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Rural Residence, Dual Use, and Chronic Wound Outcomes Among Veterans

Bouldin ED, Littman AJ, Rice K, Reiber GE. Rural Residence, Dual Use, and Chronic Wound Outcomes Among Veterans. Poster session presented at: Wound Healing Society Annual Meeting; 2014 Apr 26; Orlando, FL.

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Abstract:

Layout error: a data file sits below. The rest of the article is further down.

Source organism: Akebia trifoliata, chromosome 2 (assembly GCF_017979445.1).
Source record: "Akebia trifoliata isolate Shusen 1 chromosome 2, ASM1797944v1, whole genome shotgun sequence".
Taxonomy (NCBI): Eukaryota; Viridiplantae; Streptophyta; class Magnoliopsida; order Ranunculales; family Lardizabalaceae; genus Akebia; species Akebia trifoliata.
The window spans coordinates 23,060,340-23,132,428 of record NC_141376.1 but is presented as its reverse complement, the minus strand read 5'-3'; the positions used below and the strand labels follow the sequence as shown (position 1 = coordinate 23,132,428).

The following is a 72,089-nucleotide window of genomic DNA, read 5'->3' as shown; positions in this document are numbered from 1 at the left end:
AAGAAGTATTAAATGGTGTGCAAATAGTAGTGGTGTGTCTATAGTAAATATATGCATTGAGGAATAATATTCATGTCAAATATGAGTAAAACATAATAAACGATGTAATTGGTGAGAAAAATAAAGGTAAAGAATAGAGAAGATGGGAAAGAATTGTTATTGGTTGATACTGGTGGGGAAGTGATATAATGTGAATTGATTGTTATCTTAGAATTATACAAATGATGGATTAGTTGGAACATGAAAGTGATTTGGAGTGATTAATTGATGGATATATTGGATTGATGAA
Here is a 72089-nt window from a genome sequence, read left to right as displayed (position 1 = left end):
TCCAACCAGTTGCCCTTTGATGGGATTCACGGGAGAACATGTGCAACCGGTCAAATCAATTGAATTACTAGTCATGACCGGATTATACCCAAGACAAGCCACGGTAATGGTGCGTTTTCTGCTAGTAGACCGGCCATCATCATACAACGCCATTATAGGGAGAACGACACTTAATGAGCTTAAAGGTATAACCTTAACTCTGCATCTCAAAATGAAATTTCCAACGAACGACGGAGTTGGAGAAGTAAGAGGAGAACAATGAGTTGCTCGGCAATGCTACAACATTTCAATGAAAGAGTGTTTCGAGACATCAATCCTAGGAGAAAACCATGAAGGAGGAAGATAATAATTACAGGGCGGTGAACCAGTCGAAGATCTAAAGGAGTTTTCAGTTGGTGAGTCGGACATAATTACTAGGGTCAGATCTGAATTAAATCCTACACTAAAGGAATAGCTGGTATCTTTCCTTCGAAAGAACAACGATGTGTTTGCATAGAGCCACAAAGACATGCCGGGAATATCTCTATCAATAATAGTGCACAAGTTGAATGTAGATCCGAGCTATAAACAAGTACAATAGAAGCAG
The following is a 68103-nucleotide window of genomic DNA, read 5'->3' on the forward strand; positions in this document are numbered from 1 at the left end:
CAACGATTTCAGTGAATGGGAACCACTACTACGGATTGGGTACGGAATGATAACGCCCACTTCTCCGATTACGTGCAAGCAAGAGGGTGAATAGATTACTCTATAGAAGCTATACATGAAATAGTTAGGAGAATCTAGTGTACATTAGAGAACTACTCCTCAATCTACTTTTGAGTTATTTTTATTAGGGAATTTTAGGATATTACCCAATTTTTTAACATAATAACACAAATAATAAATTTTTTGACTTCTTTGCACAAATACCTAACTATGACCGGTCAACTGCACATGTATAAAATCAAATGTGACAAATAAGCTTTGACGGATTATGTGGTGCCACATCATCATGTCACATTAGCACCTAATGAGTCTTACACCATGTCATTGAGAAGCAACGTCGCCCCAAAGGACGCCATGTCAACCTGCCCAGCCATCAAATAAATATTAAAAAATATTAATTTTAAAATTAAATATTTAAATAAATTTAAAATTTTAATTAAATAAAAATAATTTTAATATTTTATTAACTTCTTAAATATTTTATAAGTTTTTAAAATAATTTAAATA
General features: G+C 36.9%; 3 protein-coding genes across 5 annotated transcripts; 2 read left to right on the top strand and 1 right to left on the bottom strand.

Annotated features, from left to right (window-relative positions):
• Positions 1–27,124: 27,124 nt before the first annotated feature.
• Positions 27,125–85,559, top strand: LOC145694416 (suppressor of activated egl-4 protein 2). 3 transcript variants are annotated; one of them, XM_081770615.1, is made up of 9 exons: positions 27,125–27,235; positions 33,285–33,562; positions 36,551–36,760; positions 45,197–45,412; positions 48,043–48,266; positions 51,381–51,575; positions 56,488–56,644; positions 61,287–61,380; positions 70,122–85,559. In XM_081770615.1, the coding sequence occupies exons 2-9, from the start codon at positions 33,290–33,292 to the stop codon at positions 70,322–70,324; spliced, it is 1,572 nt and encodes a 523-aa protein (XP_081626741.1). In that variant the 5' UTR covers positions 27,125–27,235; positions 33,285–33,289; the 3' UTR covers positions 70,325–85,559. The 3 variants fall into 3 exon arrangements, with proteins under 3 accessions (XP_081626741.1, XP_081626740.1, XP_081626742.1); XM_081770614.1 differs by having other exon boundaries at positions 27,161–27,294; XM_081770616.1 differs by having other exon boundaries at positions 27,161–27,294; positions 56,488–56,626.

RURAL RESIDENCE, DUAL USE, AND CHRONIC WOUND OUTCOMES AMONG VETERANS The VA healthcare system serves a large population of older adults, among whom the burden of chronic conditions and the risk for lower limb (LL) wounds is high. 41% of Veterans live in a rural area and half use both VA and Medicare systems (dual use) for outpatient care, resulting in fragmented and potentially poorly coordinated care. The purpose of this study was to assess whether rural residence and dual system use are associated with wound outcomes. This retrospective cohort study was conducted in the VA's Northwest Health Network and included 320 Veterans (160 rural and 160 urban) who had an incident chronic LL wound between October 1, 2006 and September 30, 2007. All wounds were identified through the VA medical record and followed up to one year. Medicare administrative files were searched to identify dual wound care during follow-up. Quality was measured as the percent of VA visits at which a wound was treated according to evidence-based guidelines for debridement, moist wound healing, and infection assessment. We used Cox proportional hazards models to calculate hazard rates for wound healing, treating amputation and death as competing risks, and adjusted for variables based on causal diagrams. 21% of rural and 19% of urban Veterans used dual wound care. Chronic wound healing did not differ by rural residence, and in fact, there was a suggestion of better wound healing among rural compared to urban patients (age- and chronic condition-adjusted HR = 1.26, 95%CI:0.98-1.63, p = 0.075). When we additionally adjusted for dual use, wound severity, and VA care quality, the results were similar (HR = 1.18, 95%CI:0.91-1.53, p = 0.22). Dual system use was associated with a 50% lower hazard rate of healing within one year (HR = 0.51, 95%CI:0.35-0.74, p < 0.001). This association was not explained by variation in the quality of VA wound care; Medicare quality and coordination should be investigated. Authors and affiliation: Erin Bouldin,1,2 Alyson Littman, 1,2 Kenneth Rice,2 Gayle Reiber1,2 1. VA Puget Sound Health Care System, Seattle, WA; 2. University of Washington, Seattle, WA Key words: chronic wounds, health care utilization, rural, dual use, veterans Supported by: VA Health Services Research and Development IBA 09-061





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